Two days before parliamentary elections, Dutch prime minister Mark Rutte has reiterated his opposition to a pact with the nationalist Freedom Party, telling Geert Wilders in person that the two will “never” work together again.
Earlier on Monday, Rutte urged voters not to let the Netherlands become the “third domino” that falls to populism after Britain voted to leave the European Union and America elected Donald Trump.
The absence of a serious manifesto did not suggest that the Netherlands’ Geert Wilders had any intention of governing after the election on Wednesday. Now two former elected officials of his Freedom Party have confirmed that he isn’t interested in power — especially the responsibility that comes with it.
Jhim van Bemmel, who sat in parliament from 2010 to 2012, told the broadcaster Human that Wilders pulled out of accord with center-right parties that year for fear of losing popularity.
For two years, Wilders had supported a minority government led by his center-right rival, Mark Rutte. He walked out when the ruling parties proposed more austerity.
Wilders to this day maintains that he quit in order to protect pensioners from cuts. Van Bemmel disputed that assertion as “total nonsense”.
Geert Wilders’ strategy of not showing up isn’t doing his Freedom Party much good.
Support for the party, which wants to take the Netherlands out of the European Union and stop immigration from Muslim countries, has gone down in the polls from a 21-percent high in December to 16 percent today.
Prime Minister Mark Rutte’s liberals are on track to surpass the Freedom Party as the single largest. In some surveys, they already have.
The Dutch Donald Trump, Geert Wilders, canceled his participation in an election debate organized by RTL in two weeks’ time after its news division published an interview with the politician’s older brother on Sunday.
The Freedom Party leader called the interview “incredibly vile,” but his brother hasn’t exactly shied away from the media. He even contributed to a left-wing opinion website for a while.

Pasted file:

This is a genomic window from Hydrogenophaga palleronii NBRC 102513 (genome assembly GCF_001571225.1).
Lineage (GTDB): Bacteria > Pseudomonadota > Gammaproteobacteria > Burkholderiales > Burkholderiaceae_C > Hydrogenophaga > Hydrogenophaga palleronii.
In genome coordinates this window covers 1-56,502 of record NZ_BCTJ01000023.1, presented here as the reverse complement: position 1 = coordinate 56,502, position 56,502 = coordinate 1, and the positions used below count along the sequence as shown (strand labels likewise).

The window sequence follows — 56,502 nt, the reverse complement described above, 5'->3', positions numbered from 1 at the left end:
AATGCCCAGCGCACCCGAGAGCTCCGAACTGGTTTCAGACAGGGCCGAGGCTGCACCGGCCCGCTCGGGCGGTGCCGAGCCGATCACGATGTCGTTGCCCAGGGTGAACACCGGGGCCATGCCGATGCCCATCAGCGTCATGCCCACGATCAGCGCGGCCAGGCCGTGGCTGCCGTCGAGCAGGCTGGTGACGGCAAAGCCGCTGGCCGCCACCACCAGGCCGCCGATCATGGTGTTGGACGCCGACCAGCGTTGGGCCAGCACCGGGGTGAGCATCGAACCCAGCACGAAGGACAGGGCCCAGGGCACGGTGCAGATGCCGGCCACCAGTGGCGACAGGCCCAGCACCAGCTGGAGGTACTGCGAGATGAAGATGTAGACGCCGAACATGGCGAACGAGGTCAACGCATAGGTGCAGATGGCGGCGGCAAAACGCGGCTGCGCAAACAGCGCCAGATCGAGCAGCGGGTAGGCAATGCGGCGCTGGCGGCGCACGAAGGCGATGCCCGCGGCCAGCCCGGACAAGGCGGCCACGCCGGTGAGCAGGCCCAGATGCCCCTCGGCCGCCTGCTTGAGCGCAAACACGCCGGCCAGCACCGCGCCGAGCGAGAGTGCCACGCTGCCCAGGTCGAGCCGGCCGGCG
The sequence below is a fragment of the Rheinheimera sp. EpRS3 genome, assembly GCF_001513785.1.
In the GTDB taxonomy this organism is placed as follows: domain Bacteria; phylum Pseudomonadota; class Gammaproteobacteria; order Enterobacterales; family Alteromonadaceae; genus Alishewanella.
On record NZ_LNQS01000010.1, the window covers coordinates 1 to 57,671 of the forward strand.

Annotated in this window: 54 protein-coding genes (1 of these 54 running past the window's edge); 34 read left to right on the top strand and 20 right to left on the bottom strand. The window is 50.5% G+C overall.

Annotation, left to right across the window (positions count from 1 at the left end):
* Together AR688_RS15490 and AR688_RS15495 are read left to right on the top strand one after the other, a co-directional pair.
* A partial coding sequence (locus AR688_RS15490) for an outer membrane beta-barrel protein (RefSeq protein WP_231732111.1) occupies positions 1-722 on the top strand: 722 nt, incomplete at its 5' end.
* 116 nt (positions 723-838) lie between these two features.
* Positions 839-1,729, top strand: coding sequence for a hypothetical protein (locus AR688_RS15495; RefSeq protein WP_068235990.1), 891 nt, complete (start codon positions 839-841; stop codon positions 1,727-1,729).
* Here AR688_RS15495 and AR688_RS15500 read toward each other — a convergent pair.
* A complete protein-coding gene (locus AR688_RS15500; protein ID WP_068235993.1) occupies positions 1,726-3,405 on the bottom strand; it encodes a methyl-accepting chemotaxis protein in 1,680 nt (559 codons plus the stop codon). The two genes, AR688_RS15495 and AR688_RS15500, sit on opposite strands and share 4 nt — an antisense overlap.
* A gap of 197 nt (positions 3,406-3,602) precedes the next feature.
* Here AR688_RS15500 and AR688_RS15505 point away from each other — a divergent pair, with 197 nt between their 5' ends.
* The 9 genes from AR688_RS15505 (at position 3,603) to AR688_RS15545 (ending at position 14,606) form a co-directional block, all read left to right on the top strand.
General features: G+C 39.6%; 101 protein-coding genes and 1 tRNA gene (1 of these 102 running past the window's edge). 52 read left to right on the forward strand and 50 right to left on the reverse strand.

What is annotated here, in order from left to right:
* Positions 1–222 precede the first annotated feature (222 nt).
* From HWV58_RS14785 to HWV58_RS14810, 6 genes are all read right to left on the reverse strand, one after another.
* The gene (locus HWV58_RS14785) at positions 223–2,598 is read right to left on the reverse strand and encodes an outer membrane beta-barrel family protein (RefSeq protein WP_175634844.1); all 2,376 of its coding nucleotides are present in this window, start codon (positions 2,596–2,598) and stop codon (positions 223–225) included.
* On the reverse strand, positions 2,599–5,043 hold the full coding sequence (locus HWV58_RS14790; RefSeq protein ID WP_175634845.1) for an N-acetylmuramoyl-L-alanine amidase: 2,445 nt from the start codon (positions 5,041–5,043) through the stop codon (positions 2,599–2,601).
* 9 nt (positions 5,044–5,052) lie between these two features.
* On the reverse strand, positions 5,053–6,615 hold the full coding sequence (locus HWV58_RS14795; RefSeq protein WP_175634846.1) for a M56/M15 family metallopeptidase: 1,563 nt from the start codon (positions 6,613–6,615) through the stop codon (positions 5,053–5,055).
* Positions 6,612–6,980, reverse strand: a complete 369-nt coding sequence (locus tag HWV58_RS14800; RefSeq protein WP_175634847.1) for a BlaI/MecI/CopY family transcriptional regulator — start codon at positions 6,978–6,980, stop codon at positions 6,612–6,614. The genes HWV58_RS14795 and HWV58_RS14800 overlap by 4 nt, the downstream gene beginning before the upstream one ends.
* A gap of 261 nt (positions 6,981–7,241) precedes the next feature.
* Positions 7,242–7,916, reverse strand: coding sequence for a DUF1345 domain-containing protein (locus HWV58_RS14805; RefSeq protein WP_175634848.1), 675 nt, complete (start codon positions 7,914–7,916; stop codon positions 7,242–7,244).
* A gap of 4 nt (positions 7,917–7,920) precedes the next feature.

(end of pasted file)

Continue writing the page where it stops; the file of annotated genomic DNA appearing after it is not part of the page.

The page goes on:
In the interview, Paul Wilders criticizes his brother’s take-no-prisoners mentality.
Freedom Party leader Geert Wilders may have just dictated the terms on which the Dutch election next year will be fought — and under which his rival, the incumbent prime minister Mark Rutte, is more likely to be prevail.
I wrote earlier this year that echoes of America’s presidential election could be heard in the Netherlands: Wilders shares an under-siege rhetoric and unceremonious style of politics with Donald Trump; Rutte, like Hillary Clinton, celebrates the country the Netherlands is, rather than it used to be, and represents consensus and a respect for political norms.
Donald Trump’s unexpected presidential election in the United States has delighted his ideological counterparts in Europe. Brexiteers in the United Kingdom think he will give them a better deal than Hillary Clinton. Populists in France and the Netherlands have responded to Trump’s victory with glee. So have ultraconservatives in Central Europe.
Tom-Jan Meeus has a good piece in Politico about the state of Dutch politics five months out from the next election.
Meeus, who is a political columnist and former United States correspondent for NRC Handelsblad, argues that there is a American influence on this election: Should Donald Trump win in November, Meeus expects his Dutch counterpart, Geert Wilders, will shift further to the right. Mark Rutte, the incumbent center-right prime minister, could benefit if Hillary Clinton prevails.
The nationalist Freedom Party has overtaken both ruling parties in the Netherlands as public opinion appears to be turning decidedly against both immigration and a European Union treaty with Ukraine that will be put to voters in April.
An average of polls compiled by the national broadcaster NOS shows the Freedom Party leading with 36 out of 150 seats in parliament.
While the party, led by Geert Wilders, has often polled high between elections, it has never been this popular.
Prime Minister Mark Rutte’s liberals would come in second with 23 seats, down from forty.